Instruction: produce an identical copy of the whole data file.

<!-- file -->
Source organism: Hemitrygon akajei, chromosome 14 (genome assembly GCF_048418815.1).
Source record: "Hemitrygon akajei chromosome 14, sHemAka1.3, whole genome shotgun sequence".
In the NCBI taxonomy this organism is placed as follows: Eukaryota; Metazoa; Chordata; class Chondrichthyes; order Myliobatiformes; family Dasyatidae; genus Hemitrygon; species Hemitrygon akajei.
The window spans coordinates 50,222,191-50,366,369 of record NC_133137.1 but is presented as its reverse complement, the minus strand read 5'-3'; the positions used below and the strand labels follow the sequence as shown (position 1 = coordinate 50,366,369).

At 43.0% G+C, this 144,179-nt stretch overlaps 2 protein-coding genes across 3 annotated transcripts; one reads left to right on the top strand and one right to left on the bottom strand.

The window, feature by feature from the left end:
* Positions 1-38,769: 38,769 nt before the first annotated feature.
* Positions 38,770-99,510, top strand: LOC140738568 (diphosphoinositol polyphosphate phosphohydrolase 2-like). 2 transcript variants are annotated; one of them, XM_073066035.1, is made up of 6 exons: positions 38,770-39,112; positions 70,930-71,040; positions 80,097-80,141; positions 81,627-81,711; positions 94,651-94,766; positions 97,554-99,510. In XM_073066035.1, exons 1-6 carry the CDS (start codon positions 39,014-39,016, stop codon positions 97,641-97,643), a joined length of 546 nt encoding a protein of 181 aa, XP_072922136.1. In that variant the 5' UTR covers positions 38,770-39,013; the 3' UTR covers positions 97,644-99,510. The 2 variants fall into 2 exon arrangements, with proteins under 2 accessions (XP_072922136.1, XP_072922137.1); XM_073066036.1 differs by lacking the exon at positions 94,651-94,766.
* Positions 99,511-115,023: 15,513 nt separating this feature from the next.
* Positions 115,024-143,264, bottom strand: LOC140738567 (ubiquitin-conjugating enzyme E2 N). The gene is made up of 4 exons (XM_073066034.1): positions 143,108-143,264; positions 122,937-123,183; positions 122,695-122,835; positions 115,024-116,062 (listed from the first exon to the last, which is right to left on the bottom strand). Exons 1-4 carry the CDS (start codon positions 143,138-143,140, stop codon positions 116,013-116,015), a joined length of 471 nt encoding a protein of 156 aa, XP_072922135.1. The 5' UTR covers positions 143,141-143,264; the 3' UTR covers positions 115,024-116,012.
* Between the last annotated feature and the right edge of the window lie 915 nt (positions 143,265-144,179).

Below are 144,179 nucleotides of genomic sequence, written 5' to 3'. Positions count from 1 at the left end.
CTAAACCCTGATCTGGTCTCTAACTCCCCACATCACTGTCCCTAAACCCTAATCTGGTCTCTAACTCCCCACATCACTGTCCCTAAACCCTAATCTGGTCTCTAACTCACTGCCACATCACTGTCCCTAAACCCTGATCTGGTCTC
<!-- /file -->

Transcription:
Source organism: Hemitrygon akajei, chromosome 14 (genome assembly GCF_048418815.1).
Source record: "Hemitrygon akajei chromosome 14, sHemAka1.3, whole genome shotgun sequence".
In the NCBI taxonomy this organism is placed as follows: Eukaryota; Metazoa; Chordata; class Chondrichthyes; order Myliobatiformes; family Dasyatidae; genus Hemitrygon; species Hemitrygon akajei.
The window spans coordinates 50,222,191-50,366,369 of record NC_133137.1 but is presented as its reverse complement, the minus strand read 5'-3'; the positions used below and the strand labels follow the sequence as shown (position 1 = coordinate 50,366,369).

At 43.0% G+C, this 144,179-nt stretch overlaps 2 protein-coding genes across 3 annotated transcripts; one reads left to right on the top strand and one right to left on the bottom strand.

The window, feature by feature from the left end:
* Positions 1-38,769: 38,769 nt before the first annotated feature.
* Positions 38,770-99,510, top strand: LOC140738568 (diphosphoinositol polyphosphate phosphohydrolase 2-like). 2 transcript variants are annotated; one of them, XM_073066035.1, is made up of 6 exons: positions 38,770-39,112; positions 70,930-71,040; positions 80,097-80,141; positions 81,627-81,711; positions 94,651-94,766; positions 97,554-99,510. In XM_073066035.1, exons 1-6 carry the CDS (start codon positions 39,014-39,016, stop codon positions 97,641-97,643), a joined length of 546 nt encoding a protein of 181 aa, XP_072922136.1. In that variant the 5' UTR covers positions 38,770-39,013; the 3' UTR covers positions 97,644-99,510. The 2 variants fall into 2 exon arrangements, with proteins under 2 accessions (XP_072922136.1, XP_072922137.1); XM_073066036.1 differs by lacking the exon at positions 94,651-94,766.
* Positions 99,511-115,023: 15,513 nt separating this feature from the next.
* Positions 115,024-143,264, bottom strand: LOC140738567 (ubiquitin-conjugating enzyme E2 N). The gene is made up of 4 exons (XM_073066034.1): positions 143,108-143,264; positions 122,937-123,183; positions 122,695-122,835; positions 115,024-116,062 (listed from the first exon to the last, which is right to left on the bottom strand). Exons 1-4 carry the CDS (start codon positions 143,138-143,140, stop codon positions 116,013-116,015), a joined length of 471 nt encoding a protein of 156 aa, XP_072922135.1. The 5' UTR covers positions 143,141-143,264; the 3' UTR covers positions 115,024-116,012.
* Between the last annotated feature and the right edge of the window lie 915 nt (positions 143,265-144,179).

Below are 144,179 nucleotides of genomic sequence, written 5' to 3'. Positions count from 1 at the left end.
CTAAACCCTGATCTGGTCTCTAACTCCCCACATCACTGTCCCTAAACCCTAATCTGGTCTCTAACTCCCCACATCACTGTCCCTAAACCCTAATCTGGTCTCTAACTCACTGCCACATCACTGTCCCTAAACCCTGATCTGGTCTC